On the face of it, General Motors (GM) looks to be in dire straits. At the end of last month, the US giant announced it was stopping production at five North American plants, three for car assembly and two for engines.
Also on the chopping block are once mainstay family cars such as the Chevrolet Cruze and the larger Chevrolet Impala. The pioneering plug-in hybrid Chevrolet Volt, the replacement for the old Vauxhall Ampera, joins them on the executioner’s platform. Two unnamed international plants are also to be shut.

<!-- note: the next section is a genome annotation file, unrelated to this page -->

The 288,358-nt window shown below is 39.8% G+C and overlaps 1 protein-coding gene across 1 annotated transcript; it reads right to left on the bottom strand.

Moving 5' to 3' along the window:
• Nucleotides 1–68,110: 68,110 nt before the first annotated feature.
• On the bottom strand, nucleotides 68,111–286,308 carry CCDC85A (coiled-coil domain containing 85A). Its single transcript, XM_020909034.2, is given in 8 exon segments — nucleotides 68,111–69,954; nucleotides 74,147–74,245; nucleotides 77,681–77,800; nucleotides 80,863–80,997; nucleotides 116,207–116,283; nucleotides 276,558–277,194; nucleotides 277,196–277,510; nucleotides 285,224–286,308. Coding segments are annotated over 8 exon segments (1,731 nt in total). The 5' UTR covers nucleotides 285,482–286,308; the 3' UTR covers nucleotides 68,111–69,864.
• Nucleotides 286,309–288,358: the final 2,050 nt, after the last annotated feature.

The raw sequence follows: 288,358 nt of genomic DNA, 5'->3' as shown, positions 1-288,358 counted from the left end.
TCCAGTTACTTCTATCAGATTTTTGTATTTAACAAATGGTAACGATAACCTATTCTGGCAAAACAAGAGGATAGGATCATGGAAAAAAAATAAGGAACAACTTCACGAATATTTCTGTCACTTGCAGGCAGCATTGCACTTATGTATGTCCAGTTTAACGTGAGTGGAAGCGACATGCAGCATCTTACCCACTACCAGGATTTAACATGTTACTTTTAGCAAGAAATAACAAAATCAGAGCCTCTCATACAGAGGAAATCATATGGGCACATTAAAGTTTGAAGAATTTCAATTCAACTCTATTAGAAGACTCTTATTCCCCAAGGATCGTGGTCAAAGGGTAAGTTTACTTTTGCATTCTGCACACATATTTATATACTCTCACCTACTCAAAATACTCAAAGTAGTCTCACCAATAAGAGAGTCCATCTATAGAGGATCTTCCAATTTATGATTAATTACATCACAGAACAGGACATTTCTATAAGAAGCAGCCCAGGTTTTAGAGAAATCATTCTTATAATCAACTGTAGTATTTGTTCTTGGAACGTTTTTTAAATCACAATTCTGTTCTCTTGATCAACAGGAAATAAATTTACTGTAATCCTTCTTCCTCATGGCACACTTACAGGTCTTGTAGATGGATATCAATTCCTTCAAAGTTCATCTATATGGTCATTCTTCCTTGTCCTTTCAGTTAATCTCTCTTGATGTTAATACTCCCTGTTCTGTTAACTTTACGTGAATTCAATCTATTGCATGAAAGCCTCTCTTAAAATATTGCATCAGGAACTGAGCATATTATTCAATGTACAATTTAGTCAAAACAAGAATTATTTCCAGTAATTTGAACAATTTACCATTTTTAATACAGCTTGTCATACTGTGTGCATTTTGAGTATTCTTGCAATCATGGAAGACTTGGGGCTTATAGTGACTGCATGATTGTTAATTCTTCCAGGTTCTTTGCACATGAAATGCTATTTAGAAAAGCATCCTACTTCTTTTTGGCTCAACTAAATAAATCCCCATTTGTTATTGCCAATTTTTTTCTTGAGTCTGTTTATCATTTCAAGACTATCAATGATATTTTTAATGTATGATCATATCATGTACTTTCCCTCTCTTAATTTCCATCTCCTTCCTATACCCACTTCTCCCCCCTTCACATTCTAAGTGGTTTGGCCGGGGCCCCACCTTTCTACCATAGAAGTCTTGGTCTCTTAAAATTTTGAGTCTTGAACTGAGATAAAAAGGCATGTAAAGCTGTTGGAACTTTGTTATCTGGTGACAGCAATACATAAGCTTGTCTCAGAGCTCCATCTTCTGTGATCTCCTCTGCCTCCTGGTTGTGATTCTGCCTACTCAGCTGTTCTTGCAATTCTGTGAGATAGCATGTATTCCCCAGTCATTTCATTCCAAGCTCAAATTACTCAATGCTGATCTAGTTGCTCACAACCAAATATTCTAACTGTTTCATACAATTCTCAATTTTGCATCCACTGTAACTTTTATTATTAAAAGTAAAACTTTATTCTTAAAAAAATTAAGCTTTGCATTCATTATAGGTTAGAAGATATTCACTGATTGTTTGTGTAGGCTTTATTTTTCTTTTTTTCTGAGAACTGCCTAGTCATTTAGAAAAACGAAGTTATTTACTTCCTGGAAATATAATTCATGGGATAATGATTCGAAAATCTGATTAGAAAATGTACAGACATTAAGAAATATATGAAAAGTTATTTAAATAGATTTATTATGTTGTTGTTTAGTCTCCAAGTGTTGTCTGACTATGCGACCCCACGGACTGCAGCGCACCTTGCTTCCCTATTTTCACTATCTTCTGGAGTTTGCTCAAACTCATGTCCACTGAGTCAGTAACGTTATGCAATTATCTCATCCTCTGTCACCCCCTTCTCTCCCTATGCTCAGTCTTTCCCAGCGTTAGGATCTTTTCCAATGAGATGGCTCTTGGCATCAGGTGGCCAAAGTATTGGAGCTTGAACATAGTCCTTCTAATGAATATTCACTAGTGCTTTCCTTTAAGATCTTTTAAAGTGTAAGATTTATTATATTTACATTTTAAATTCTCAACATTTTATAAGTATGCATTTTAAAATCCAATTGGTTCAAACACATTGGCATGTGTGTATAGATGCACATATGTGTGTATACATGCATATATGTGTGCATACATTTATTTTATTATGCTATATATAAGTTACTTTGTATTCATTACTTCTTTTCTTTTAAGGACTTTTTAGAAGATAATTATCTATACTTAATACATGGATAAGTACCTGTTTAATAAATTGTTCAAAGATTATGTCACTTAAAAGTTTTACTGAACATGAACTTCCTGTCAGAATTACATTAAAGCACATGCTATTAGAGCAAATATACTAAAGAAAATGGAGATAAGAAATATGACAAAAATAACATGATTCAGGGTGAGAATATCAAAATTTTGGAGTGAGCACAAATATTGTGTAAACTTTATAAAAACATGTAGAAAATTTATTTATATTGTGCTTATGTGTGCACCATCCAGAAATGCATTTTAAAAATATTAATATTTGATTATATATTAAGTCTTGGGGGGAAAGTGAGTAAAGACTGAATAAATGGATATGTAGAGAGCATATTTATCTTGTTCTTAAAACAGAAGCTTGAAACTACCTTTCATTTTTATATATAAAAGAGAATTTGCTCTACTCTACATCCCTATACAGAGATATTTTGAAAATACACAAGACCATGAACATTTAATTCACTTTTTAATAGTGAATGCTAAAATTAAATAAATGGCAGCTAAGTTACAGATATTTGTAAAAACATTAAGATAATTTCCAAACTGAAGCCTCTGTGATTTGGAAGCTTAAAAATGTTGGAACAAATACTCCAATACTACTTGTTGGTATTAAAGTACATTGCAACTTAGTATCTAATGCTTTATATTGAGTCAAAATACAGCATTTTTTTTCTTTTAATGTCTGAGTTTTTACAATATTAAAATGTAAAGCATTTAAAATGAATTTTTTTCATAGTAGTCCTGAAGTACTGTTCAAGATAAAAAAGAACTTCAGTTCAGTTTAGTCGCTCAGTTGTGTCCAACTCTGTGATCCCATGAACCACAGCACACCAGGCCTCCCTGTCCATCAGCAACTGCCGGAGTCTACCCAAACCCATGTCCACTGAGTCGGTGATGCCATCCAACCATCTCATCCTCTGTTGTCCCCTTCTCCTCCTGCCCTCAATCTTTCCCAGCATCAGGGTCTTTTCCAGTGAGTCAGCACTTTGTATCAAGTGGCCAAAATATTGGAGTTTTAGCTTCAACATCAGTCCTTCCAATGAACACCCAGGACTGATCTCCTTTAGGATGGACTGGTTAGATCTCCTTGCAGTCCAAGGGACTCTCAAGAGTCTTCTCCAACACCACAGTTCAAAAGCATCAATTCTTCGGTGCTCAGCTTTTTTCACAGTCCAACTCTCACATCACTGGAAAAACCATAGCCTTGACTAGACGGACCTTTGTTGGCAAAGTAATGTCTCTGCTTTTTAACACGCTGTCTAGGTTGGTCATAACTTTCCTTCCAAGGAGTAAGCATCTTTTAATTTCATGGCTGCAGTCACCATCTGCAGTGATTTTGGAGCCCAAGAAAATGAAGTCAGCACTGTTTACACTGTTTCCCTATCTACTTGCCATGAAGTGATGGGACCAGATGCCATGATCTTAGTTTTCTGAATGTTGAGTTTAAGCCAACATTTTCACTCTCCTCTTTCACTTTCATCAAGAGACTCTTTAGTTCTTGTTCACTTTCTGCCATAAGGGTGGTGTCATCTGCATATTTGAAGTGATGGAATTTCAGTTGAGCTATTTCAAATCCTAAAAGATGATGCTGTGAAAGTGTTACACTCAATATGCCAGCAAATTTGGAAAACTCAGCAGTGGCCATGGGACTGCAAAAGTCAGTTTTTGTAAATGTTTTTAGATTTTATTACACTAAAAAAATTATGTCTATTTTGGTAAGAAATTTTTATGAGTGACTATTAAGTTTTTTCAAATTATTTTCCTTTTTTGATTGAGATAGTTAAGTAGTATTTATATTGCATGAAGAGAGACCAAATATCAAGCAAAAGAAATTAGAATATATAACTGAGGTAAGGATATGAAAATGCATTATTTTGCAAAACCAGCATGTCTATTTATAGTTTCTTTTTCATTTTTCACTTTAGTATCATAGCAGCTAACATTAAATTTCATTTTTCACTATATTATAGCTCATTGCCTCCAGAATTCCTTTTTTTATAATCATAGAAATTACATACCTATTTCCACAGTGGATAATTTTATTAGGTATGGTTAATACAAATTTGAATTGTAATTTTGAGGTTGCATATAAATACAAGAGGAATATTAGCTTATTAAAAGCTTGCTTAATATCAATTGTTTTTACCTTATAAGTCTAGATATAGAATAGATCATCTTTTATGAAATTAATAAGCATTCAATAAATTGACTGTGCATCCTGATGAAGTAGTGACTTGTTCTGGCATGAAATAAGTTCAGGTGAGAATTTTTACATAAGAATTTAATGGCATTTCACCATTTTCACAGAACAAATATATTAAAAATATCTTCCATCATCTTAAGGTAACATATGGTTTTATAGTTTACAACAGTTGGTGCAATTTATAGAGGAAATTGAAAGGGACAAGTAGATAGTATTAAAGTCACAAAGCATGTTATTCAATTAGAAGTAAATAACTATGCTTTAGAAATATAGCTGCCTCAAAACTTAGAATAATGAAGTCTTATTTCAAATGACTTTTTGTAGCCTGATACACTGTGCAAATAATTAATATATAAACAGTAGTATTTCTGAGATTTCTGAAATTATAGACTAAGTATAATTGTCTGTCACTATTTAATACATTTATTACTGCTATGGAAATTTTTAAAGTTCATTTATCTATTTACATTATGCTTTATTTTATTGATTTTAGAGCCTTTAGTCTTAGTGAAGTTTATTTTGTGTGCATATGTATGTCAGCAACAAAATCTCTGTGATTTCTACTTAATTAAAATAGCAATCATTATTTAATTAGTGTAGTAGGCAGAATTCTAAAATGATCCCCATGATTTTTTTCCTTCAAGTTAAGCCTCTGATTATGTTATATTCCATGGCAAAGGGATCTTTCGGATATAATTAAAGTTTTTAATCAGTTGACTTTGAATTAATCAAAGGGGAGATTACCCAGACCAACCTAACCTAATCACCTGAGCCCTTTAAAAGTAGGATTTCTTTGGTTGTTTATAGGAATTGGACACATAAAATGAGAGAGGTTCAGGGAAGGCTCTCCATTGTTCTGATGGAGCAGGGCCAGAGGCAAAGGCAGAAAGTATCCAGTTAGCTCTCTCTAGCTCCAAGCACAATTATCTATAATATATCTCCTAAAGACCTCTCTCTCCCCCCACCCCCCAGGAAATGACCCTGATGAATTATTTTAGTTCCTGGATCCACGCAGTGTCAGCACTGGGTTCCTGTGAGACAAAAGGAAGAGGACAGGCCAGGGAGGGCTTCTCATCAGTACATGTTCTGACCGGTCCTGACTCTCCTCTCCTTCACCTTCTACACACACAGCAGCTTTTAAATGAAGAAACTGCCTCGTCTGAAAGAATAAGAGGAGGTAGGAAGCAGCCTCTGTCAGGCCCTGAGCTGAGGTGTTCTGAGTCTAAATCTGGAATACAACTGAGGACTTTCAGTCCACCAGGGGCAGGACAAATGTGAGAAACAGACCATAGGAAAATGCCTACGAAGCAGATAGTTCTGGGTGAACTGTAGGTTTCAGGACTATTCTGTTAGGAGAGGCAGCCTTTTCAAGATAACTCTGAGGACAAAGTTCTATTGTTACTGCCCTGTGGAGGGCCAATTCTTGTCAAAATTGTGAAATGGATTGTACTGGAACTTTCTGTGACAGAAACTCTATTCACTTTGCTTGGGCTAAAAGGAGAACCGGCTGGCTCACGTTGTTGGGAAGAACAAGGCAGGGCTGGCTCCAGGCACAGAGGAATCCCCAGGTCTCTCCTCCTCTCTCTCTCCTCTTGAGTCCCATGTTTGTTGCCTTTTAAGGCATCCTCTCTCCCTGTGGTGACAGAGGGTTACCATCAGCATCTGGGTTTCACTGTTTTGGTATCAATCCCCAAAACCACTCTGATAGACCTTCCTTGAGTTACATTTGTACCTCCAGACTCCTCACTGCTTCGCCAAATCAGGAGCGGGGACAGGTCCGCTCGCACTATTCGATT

It’s the continuation of a withdrawal that started when GM began leaving major global markets, including the UK and mainland Europe, after selling the Vauxhall and Opel brands to the PSA Group in 2017.
At the Los Angeles motor show last week, the GM stand gave the impression of difficult times ahead. With no new models to draw the media on press day, the stand cleaners diligently wiped away footprints that had never been laid.
But don’t cry for GM just yet. This is still one of the most profitable car companies globally, and the latest round of cost cuts will make it more profitable still. The company made $12.8 billion (£10bn) profit in 2017, most of it from North America and most of that from selling pick-up trucks and SUVs.